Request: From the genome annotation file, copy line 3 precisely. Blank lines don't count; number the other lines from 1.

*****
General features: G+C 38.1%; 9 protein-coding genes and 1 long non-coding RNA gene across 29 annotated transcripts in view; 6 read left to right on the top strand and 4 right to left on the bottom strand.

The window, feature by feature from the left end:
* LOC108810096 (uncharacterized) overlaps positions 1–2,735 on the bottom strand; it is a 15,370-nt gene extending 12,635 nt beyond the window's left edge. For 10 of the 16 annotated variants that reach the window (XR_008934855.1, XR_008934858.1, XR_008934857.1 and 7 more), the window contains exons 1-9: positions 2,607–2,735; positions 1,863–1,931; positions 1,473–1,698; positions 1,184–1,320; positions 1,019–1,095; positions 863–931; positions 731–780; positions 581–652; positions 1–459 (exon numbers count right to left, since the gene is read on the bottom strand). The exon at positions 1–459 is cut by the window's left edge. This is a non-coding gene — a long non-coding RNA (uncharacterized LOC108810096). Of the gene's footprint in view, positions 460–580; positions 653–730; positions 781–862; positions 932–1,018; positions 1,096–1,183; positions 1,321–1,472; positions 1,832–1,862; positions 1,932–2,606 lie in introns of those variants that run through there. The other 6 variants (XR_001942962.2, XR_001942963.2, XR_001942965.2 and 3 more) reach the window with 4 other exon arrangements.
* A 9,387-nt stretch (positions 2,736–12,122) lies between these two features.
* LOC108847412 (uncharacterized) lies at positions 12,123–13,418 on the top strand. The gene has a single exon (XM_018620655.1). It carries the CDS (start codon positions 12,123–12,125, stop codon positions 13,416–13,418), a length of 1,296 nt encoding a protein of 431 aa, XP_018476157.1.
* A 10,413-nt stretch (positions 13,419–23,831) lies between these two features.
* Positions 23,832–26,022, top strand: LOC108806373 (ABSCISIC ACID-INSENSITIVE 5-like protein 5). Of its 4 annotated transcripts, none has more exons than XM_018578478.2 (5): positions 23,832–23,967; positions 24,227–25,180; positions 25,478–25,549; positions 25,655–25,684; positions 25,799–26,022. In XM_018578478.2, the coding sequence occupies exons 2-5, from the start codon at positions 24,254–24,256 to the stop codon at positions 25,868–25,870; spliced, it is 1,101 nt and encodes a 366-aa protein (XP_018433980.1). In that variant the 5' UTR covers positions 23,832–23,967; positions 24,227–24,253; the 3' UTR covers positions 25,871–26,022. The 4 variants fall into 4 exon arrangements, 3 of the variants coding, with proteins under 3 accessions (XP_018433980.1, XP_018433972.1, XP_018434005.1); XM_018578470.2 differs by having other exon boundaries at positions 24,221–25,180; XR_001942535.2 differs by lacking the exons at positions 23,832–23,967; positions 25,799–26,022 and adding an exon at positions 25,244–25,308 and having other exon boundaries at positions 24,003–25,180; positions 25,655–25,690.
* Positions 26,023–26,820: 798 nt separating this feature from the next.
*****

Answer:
* LOC108810096 (uncharacterized) overlaps positions 1–2,735 on the bottom strand; it is a 15,370-nt gene extending 12,635 nt beyond the window's left edge. For 10 of the 16 annotated variants that reach the window (XR_008934855.1, XR_008934858.1, XR_008934857.1 and 7 more), the window contains exons 1-9: positions 2,607–2,735; positions 1,863–1,931; positions 1,473–1,698; positions 1,184–1,320; positions 1,019–1,095; positions 863–931; positions 731–780; positions 581–652; positions 1–459 (exon numbers count right to left, since the gene is read on the bottom strand). The exon at positions 1–459 is cut by the window's left edge. This is a non-coding gene — a long non-coding RNA (uncharacterized LOC108810096). Of the gene's footprint in view, positions 460–580; positions 653–730; positions 781–862; positions 932–1,018; positions 1,096–1,183; positions 1,321–1,472; positions 1,832–1,862; positions 1,932–2,606 lie in introns of those variants that run through there. The other 6 variants (XR_001942962.2, XR_001942963.2, XR_001942965.2 and 3 more) reach the window with 4 other exon arrangements.